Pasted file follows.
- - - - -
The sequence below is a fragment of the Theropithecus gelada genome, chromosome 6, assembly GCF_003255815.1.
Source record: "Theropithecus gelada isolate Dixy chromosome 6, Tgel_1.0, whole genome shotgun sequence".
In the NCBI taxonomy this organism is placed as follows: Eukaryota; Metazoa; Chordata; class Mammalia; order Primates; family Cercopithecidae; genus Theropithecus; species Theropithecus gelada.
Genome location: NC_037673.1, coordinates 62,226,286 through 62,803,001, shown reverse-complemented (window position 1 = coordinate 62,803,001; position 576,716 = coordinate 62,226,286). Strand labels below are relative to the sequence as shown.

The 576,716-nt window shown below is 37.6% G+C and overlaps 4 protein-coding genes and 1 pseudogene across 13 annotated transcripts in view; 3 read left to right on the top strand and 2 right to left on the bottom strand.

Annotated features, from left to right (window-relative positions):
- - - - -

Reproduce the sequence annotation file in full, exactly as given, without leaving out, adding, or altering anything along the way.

The sequence below is a fragment of the Theropithecus gelada genome, chromosome 6, assembly GCF_003255815.1.
Source record: "Theropithecus gelada isolate Dixy chromosome 6, Tgel_1.0, whole genome shotgun sequence".
In the NCBI taxonomy this organism is placed as follows: Eukaryota; Metazoa; Chordata; class Mammalia; order Primates; family Cercopithecidae; genus Theropithecus; species Theropithecus gelada.
Genome location: NC_037673.1, coordinates 62,226,286 through 62,803,001, shown reverse-complemented (window position 1 = coordinate 62,803,001; position 576,716 = coordinate 62,226,286). Strand labels below are relative to the sequence as shown.

The 576,716-nt window shown below is 37.6% G+C and overlaps 4 protein-coding genes and 1 pseudogene across 13 annotated transcripts in view; 3 read left to right on the top strand and 2 right to left on the bottom strand.

Annotated features, from left to right (window-relative positions):